Lean, agile, do more with less. Again, and again, design culture urges us to move quickly and trim research and design operations to the point where design becomes a mere thread in the larger corporate spool.
Author and designer Nikki Anderson explains the consequences of this pressure to conduct research at lightning speed:
“When we’re asked to synthesize at the speed of light, user research becomes a way for teams to take a shortcut — to invent assumptions based on quickly made correlations, opinions, and quotes.”
The result is design based on assumptions or incomplete information about users and customers. For example, a Fortune 500 company (let’s call it Company Q) hired me to conduct a usability test for a complex user interface (usability testing involves a series of one-on-one sessions with real users who are asked to complete specific tasks while using a product or piece of software).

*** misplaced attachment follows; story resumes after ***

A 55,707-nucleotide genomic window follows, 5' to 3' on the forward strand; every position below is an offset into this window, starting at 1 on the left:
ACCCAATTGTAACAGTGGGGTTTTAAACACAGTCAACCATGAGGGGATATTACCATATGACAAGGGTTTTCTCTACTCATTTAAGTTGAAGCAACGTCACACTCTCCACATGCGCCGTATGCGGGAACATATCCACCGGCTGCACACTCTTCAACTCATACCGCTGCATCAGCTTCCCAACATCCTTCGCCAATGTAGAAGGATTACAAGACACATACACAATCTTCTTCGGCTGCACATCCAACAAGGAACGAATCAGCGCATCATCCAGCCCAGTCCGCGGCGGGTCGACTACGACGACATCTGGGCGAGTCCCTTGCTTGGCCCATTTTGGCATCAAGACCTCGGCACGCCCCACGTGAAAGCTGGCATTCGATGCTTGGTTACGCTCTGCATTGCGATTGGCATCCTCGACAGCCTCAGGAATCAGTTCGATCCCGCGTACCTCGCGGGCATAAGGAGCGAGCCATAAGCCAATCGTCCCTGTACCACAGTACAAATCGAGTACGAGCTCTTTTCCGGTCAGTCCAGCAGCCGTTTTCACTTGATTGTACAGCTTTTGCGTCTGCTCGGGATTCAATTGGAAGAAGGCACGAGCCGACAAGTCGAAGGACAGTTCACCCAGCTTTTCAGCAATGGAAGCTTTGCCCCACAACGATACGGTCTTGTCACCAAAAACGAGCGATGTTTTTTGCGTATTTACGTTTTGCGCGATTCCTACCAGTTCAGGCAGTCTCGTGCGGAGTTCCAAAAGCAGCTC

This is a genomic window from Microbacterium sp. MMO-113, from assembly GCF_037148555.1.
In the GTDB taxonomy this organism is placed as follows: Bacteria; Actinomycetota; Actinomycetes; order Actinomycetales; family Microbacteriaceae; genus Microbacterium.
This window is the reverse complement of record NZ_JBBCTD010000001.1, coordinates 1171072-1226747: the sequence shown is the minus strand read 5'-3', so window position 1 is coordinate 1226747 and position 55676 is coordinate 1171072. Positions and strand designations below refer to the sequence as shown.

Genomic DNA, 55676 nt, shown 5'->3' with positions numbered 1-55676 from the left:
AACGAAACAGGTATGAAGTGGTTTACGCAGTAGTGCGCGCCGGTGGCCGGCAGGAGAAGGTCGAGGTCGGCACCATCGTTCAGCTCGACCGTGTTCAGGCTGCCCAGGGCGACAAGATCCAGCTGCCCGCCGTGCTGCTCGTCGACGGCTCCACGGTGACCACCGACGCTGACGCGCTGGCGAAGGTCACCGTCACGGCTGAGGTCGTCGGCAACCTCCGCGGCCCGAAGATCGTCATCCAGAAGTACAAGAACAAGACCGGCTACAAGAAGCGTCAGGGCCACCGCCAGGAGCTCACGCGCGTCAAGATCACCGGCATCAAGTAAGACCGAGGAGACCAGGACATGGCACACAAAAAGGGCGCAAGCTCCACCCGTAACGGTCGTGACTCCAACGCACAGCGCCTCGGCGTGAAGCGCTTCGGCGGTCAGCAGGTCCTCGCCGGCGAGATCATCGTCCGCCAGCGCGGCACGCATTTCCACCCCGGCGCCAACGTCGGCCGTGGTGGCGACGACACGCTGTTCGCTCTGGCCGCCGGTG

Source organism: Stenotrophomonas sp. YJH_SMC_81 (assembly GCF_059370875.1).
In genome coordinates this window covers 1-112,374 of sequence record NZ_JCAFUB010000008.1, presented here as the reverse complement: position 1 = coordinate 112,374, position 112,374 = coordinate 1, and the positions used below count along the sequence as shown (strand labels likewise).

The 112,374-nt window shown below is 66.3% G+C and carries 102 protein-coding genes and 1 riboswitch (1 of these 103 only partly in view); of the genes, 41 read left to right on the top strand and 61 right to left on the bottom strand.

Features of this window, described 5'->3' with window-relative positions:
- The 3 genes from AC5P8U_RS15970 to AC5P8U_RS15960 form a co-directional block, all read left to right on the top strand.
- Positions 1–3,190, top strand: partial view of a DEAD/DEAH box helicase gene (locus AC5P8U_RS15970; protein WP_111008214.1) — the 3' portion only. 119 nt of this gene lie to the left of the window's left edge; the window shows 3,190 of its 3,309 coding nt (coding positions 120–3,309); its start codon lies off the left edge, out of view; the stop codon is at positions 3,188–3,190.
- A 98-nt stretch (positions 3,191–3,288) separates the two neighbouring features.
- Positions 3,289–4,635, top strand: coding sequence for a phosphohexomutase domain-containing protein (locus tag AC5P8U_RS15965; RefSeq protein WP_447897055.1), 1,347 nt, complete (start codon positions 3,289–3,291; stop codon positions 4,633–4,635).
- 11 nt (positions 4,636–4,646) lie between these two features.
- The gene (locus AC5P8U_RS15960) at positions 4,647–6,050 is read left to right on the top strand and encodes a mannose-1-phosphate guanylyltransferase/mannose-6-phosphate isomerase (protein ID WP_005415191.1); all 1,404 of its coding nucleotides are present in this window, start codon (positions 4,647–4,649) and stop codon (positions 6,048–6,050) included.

The test yielded what would likely become recognizable patterns, and I was halfway through the analysis when I was ordered to pause and send the client the findings immediately. My explanation about the need for more time to conduct a thorough and nuanced analysis fell on deaf ears: